Welcome!!! Please, if you are new here, READ THIS FIRST!!! Thank You!!!

Thank you for visiting. Content MAY BE TRIGGERING ESPECIALLY FOR THOSE WHO HAVE EXPERIENCED ABUSE, STRUGGLE WITH SELF-INJURY, SUICIDE, DEPRESSION OR AN EATING DISORDER. Contains graphic descriptions of suicidal thoughts, self-injury and emotional, physical and sexual abuse. Do not read further if you are not in a safe place. If you are triggered, please reach out to your support system, a mental health professional or call 911.

All images and content are Copyright © to ClinicallyClueless. All rights to the images and all content on this site and on all ClinicallyClueless materials belong exclusively to the artist/author. No use of any content, commercial or non-commercial is permitted without written consent from the author and artist.

Disclaimer: Although I have worked with persons with mental illness for twenty years, I do not have a Master's Degree or a license. This is not meant to be a substitute for mental health care or treatment. Please obtain professional assistance from the resources listed on the right of the page, if needed. And call 911 if you or someone is in immediate danger.

A key word that you will see:

Fragmentation: a mental process where a person becomes intensely emotionally focused on one aspect of themselves, such as “I am angry” or “no one loves me,” to the point where all thoughts, feelings and behavior demonstrate this emotional state, in which, the person does not or is unable to take into account the reality of their environment, others or themselves and their resources. This is a term that my therapist and I use and is on the continuum of dissociation.

Friday, February 27, 2009

National Eating Disorders Awareness Week ~ Binge Eating/Compulsive Overeating

Binge or Compulsive Eating is the number one eating disorder!
The following text is taken from http://www.friendlybingers.org/:

Binge eating disorder is a specific type of eating pattern, which meets the following criteria.

Diagnostic Criteria for Binge Eating Disorder

Care needs to be taken when making a diagnosis whether or not you have Binge Eating Disorder. To an anorexic, a head of lettuce can feel like a binge. It takes up a lot of room in the shrunken stomach and the fullness lasts for many hours. Just about any meal that is a bit bigger than what they are accustomed to eating can feel like a binge to a person with Anorexia or Bulimia.

People suffering from an eating disorder can report "binge's" but more careful questioning of their symptoms concludes that they ate a moderate amount of food, but due to their biochemical and metabolic state, they feel extremely full and guilty. A stepped approach to re-feeding can help a patient recalibrate their hunger and fullness cues correctly.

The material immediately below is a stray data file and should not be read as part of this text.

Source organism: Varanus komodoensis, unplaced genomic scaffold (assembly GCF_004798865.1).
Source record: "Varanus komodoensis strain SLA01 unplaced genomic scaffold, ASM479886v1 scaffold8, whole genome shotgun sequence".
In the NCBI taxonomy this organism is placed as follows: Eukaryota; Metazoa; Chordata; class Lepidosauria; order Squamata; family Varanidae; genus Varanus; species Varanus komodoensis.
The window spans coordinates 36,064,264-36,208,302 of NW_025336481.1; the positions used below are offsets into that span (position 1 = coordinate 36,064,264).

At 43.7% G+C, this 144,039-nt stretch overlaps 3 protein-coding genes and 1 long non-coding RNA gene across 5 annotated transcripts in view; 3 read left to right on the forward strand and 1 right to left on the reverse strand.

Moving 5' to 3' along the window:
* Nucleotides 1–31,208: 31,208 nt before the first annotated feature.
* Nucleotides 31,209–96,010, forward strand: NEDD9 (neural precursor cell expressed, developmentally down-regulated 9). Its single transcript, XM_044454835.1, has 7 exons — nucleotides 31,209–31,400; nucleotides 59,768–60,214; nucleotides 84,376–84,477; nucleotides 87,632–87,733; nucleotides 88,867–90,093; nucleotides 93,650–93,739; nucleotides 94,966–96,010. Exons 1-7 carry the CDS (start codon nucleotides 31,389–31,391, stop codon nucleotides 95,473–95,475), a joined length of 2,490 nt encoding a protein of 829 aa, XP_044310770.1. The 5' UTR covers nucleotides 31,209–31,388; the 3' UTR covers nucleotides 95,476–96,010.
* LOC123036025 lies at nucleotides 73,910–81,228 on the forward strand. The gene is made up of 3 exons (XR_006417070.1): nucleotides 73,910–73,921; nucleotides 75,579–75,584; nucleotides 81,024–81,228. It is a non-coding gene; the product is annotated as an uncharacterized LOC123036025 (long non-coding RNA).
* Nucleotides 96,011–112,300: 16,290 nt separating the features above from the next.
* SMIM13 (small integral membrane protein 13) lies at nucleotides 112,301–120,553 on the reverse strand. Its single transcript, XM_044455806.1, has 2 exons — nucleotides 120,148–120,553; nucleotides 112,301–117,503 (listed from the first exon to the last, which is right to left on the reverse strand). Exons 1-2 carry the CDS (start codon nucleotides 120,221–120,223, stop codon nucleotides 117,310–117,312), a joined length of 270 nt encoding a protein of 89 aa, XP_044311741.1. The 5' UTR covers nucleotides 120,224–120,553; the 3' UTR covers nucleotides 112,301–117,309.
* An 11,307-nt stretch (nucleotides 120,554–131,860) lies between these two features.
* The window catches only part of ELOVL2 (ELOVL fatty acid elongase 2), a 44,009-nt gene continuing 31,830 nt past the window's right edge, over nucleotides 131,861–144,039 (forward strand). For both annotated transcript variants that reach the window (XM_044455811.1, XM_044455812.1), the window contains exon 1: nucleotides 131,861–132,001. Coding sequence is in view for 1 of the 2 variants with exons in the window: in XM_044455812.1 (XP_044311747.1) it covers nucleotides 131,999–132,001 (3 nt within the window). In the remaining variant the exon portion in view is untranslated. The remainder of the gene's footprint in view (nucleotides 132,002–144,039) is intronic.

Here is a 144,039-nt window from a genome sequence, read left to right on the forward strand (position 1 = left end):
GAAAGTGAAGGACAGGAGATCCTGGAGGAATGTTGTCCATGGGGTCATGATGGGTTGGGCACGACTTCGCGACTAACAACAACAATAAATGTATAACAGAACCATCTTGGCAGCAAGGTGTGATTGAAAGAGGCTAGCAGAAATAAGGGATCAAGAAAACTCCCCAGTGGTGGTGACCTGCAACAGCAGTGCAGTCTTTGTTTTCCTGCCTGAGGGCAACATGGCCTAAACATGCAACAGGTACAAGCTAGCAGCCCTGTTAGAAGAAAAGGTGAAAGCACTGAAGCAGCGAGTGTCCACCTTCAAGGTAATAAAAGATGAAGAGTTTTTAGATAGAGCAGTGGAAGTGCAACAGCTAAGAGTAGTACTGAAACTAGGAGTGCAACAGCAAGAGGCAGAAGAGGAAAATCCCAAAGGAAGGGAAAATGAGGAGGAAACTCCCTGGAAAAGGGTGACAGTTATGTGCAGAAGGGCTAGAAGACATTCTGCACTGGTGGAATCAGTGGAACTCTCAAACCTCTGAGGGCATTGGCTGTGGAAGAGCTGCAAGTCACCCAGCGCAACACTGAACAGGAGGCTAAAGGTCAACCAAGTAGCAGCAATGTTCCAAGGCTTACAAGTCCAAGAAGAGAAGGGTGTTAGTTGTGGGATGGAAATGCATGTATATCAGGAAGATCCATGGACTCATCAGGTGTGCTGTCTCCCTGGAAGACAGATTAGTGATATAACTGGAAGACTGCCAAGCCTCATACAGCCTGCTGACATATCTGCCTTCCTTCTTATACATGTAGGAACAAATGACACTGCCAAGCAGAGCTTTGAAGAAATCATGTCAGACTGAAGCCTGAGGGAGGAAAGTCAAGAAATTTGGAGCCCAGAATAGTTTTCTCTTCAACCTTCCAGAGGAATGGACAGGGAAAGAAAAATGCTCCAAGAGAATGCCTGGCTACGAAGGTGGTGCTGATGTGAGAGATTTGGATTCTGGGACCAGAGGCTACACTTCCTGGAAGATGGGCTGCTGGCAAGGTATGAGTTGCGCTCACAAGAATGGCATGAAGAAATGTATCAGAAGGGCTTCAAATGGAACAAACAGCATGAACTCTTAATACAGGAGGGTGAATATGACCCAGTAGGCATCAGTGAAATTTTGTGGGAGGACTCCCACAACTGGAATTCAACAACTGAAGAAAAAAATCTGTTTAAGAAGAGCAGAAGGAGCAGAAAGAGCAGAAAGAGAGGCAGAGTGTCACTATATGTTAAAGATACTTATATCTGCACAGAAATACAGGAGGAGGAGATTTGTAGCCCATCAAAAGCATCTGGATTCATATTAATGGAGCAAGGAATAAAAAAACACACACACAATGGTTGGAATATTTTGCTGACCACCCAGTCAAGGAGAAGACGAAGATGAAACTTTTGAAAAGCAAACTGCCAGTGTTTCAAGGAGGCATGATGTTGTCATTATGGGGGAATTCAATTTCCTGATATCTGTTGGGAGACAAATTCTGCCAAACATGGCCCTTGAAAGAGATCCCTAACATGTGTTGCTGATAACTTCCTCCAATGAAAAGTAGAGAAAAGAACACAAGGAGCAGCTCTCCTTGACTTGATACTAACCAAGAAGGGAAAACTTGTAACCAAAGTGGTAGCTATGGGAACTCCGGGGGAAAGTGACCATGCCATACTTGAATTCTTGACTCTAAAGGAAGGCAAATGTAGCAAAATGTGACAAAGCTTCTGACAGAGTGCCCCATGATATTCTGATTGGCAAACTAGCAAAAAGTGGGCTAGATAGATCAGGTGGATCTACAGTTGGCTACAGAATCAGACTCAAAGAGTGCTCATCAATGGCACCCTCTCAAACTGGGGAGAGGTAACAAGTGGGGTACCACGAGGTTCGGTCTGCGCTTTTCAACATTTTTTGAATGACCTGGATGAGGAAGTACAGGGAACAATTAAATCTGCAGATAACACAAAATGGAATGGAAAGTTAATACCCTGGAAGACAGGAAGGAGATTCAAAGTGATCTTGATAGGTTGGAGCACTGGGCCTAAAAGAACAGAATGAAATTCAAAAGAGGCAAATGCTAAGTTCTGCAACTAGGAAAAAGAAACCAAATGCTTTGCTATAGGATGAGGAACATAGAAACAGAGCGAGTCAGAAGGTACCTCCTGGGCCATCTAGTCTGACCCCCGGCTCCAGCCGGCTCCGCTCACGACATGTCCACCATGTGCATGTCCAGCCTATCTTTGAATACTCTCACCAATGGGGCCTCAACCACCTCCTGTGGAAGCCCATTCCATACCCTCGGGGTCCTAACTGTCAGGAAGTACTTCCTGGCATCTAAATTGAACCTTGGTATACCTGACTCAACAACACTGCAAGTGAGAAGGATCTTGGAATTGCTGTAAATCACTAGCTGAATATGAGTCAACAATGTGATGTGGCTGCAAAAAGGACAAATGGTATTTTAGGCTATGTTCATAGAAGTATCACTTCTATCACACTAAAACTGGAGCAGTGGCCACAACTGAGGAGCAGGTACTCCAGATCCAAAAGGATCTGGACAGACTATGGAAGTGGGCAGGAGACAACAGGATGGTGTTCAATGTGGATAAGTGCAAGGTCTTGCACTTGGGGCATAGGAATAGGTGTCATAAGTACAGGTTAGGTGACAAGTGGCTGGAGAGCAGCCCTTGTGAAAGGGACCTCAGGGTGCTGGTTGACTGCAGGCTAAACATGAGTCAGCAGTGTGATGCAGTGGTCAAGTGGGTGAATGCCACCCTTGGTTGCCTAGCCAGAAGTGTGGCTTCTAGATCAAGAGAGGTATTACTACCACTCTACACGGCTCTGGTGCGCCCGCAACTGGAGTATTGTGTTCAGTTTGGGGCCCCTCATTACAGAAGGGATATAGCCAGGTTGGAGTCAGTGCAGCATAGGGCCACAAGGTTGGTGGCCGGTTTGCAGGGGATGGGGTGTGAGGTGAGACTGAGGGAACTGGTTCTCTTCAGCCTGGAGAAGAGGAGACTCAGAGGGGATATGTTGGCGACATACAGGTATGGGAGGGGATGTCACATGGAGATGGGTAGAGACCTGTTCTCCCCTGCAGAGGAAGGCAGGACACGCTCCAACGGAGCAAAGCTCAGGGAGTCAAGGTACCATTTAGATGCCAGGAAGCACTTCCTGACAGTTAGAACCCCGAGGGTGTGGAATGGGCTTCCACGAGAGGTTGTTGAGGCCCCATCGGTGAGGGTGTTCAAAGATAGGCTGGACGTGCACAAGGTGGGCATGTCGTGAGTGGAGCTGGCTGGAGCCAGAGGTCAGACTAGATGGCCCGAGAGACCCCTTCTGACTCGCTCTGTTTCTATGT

As treatment, I encourage some overweight people to first stop gaining weight. A pound never gained, is a pound always lost. Especially for people with Binge Eating Disorder, you may struggle with actually losing any weight while making that essential step to stop binge eating.

If you are a binge eater, weight loss will come in time. So really, the only way you can fail at the program described by my book is to not give yourself a chance to learn something. I get so excited for my patients when they come in my office and say "I am so much more aware of what I am doing". In reading my book, you may be able to realize that your eating behavior is sometimes a result of your thoughts and feelings. If you are not aware of what you are doing...you have little chance of making a good choice.

A rule of thumb when treating a bulimia and binge eating disorder illness (people who have large swings in calories intake) is that "smoothing out" eating patterns is the first goal. Weight loss will eventually happen, but only after you gain confidence that these days of over-consumption are over.


Tuesday, February 24, 2009

Eating Disorders Awareness Week ~ Overview


Your mother, father, daughter, brother, neighbor, friend or colleague all could have an eating disorder. You might never know it and be unaware of the turmoil that follows every day throughout the day. On the outside, he/she may be normal weight or slightly overweight, seem successful, happy and have an enviable life. But, looks can be deceiving. Watch this video for some basic statistics. (Please, if you have an eating disorder there are images that may be triggering, so make sure that you are safe!


Somewhere within a month’s period it is a National Eating Disorder’s Week wherever you live. Today (2/24/08) is the beginning of the U.S.'s National Eating Disorder’s Awareness Week which is a collective effort of primarily volunteers, eating disorder professionals, health care providers, educators, social workers, and individuals committed to raising awareness of the dangers surrounding eating disorders and the need for early intervention and treatment.
Eating disorders are mental illnesses. They are generally defined as a broad range of disorder where preoccupation with food and/or weight takes primary focus in ones life that they can hardly focus on anything else. They become obsessed about food, weight and body shape.